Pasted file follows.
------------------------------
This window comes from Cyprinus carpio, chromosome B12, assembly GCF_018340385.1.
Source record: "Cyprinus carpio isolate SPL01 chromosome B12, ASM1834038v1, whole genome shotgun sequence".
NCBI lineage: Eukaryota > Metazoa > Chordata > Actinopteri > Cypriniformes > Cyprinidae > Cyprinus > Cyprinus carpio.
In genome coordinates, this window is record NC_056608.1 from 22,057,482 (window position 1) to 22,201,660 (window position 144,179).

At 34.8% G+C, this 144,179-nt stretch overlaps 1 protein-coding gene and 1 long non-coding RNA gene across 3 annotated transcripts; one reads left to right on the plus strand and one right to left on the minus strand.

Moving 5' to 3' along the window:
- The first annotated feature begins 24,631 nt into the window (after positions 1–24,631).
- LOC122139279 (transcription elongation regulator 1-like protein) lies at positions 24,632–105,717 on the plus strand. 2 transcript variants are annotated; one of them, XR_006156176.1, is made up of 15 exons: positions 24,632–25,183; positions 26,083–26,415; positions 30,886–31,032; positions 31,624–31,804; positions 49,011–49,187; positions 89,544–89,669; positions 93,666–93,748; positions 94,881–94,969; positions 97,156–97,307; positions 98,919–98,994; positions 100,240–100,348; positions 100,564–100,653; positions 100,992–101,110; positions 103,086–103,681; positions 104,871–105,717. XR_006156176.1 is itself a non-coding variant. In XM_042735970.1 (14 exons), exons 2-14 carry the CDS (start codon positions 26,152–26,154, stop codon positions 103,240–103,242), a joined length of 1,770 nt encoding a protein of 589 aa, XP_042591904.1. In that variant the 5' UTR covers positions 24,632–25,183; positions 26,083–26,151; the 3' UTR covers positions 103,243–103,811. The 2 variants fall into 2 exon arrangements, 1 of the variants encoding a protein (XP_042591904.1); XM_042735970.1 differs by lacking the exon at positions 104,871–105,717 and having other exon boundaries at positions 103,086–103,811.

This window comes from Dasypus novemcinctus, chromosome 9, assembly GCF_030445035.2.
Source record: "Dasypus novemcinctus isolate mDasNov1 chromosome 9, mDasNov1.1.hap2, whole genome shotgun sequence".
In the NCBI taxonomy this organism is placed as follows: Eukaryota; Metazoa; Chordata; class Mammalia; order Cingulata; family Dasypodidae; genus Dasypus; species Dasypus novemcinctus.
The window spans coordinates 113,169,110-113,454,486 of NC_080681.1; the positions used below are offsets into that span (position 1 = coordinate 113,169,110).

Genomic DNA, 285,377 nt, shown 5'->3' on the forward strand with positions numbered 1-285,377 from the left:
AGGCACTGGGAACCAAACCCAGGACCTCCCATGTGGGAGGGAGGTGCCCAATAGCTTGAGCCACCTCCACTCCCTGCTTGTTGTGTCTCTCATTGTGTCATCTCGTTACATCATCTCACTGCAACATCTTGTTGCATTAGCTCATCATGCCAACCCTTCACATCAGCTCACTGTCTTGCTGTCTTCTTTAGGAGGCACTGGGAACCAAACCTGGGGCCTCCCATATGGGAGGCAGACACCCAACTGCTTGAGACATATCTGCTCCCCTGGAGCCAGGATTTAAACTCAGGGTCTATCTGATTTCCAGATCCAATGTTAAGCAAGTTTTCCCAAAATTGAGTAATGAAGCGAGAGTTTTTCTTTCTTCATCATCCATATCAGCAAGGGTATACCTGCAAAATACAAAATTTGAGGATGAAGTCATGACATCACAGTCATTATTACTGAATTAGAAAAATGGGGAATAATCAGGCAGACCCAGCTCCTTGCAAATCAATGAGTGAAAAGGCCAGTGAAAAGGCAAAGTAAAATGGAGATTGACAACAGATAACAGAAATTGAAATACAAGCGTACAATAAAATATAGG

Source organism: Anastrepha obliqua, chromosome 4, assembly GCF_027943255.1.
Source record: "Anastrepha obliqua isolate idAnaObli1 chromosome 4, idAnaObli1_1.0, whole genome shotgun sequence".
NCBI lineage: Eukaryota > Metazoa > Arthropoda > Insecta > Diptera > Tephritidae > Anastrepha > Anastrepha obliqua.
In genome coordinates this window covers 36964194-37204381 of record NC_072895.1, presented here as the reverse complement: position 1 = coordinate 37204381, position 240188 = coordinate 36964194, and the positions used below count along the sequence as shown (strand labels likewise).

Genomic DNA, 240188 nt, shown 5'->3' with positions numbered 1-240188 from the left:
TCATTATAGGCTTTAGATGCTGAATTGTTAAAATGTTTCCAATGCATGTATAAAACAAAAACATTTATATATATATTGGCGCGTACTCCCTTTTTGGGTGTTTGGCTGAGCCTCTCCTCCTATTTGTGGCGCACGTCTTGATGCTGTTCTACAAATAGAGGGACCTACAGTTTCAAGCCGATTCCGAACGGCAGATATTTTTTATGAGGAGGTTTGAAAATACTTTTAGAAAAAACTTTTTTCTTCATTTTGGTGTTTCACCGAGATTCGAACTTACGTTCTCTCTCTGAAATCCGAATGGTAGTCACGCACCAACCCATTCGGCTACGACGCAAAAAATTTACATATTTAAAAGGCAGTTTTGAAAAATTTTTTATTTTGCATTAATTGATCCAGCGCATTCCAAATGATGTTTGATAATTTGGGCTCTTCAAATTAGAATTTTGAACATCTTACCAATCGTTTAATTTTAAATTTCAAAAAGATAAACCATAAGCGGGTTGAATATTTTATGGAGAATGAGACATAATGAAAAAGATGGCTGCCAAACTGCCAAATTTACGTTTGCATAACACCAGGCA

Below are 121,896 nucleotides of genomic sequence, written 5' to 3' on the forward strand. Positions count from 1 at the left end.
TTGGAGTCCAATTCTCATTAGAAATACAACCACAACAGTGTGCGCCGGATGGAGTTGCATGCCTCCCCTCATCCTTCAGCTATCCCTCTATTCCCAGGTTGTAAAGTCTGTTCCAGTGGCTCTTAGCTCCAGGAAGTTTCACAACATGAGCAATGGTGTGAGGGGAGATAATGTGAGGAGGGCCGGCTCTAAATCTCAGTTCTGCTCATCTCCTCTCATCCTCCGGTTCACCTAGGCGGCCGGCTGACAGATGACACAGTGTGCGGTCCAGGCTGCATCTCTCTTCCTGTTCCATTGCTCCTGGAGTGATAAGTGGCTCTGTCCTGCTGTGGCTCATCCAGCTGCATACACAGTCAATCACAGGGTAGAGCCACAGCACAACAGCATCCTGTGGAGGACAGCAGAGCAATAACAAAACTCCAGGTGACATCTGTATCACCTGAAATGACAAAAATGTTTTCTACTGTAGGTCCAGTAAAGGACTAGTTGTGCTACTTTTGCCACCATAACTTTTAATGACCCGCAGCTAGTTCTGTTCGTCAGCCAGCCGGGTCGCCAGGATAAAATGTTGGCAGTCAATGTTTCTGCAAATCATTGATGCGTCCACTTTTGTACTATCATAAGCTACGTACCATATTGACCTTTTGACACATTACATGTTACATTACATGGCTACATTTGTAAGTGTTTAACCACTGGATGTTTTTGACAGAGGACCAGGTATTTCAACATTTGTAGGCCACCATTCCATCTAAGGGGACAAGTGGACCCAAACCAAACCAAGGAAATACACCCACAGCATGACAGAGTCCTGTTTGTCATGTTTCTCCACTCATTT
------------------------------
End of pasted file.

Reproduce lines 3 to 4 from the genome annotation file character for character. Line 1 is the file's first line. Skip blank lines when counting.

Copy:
NCBI lineage: Eukaryota > Metazoa > Chordata > Actinopteri > Cypriniformes > Cyprinidae > Cyprinus > Cyprinus carpio.
In genome coordinates, this window is record NC_056608.1 from 22,057,482 (window position 1) to 22,201,660 (window position 144,179).